Time and Free Will: An Essay on the Immediate Data of Consciousness (French: Essai sur les données immédiates de la conscience) is Henri Bergson's doctoral thesis, first published in 1889. The essay deals with the problem of free will, which Bergson contends is merely a common confusion among philosophers caused by an illegitimate translation of the unextended into the extended, as a means of introducing his theory of duration, which would become highly influential among continental philosophers in the following century.
Henri-Louis Bergson was a French philosopher who was influential in the tradition of analytic philosophy and continental philosophy, especially during the first half of the 20th century until the Second World War, but also after 1966 when Gilles Deleuze published Le Bergsonisme. Bergson is known for his arguments that processes of immediate experience and intuition are more significant than abstract rationalism and science for understanding reality.
The noosphere is a philosophical concept developed and popularized by the Russian-Ukrainian Soviet biogeochemist Vladimir Vernadsky, and the French philosopher and Jesuit priest Pierre Teilhard de Chardin. Vernadsky defined the noosphere as the new state of the biosphere and described as the planetary "sphere of reason". The noosphere represents the highest stage of biospheric development, that of humankind's rational activities.
Jean-Gaspard-Félix Laché Ravaisson-Mollien was a French philosopher, 'perhaps France's most influential philosopher in the second half of the nineteenth century'. He was originally and remains more commonly known as Félix Ravaisson.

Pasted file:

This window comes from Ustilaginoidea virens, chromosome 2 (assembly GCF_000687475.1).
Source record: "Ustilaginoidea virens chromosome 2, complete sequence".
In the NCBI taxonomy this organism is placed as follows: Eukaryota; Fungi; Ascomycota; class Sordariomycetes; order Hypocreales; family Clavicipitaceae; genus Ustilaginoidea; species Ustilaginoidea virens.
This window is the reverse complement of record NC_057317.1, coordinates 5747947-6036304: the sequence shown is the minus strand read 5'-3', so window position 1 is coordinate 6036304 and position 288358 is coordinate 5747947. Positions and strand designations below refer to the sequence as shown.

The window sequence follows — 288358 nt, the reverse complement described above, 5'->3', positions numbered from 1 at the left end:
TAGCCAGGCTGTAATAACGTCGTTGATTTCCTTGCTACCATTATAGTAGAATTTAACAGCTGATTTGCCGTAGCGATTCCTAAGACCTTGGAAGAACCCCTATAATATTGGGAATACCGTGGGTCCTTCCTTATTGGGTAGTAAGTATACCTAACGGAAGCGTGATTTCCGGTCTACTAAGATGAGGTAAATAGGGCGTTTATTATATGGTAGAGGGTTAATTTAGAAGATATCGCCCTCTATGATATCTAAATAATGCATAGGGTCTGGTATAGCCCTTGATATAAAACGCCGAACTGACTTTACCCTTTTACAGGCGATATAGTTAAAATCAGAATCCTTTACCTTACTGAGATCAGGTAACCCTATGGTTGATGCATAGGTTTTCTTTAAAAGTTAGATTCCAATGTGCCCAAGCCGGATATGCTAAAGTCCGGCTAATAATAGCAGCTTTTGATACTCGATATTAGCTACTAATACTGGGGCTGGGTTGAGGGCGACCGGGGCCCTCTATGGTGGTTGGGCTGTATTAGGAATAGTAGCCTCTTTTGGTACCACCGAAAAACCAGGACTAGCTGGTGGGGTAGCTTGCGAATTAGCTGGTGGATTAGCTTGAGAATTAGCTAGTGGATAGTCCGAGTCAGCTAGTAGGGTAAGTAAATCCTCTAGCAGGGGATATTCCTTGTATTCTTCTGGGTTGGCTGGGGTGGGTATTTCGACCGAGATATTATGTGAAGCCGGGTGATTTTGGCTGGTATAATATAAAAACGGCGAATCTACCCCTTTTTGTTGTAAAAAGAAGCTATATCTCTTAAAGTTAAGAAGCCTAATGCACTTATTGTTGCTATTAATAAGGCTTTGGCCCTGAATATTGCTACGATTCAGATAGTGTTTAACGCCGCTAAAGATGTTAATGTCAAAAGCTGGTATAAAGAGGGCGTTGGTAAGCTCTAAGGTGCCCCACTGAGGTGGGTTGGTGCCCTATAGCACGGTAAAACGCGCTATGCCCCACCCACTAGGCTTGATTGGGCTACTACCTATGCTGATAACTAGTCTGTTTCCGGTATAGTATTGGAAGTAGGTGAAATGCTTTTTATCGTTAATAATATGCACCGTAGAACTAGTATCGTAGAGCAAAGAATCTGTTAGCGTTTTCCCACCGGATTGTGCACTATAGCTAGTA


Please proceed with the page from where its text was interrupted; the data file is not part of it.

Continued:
Laughter is a pleasant physical reaction and emotion consisting usually of rhythmical, often audible contractions of the diaphragm and other parts of the respiratory system. It is a response to certain external or internal stimuli. Laughter can rise from such activities as being tickled, or from humorous stories or thoughts. Most commonly, it is considered an auditory expression of a number of positive emotional states, such as joy, mirth, happiness, or relief. On some occasions, however, it may be caused by contrary emotional states such as embarrassment, surprise, or confusion such as nervous laughter or courtesy laugh. Age, gender, education, language, and culture are all indicators as to whether a person will experience laughter in a given situation. Other than humans, some other species of primate show laughter-like vocalizations in response to physical contact such as wrestling, play chasing or tickling.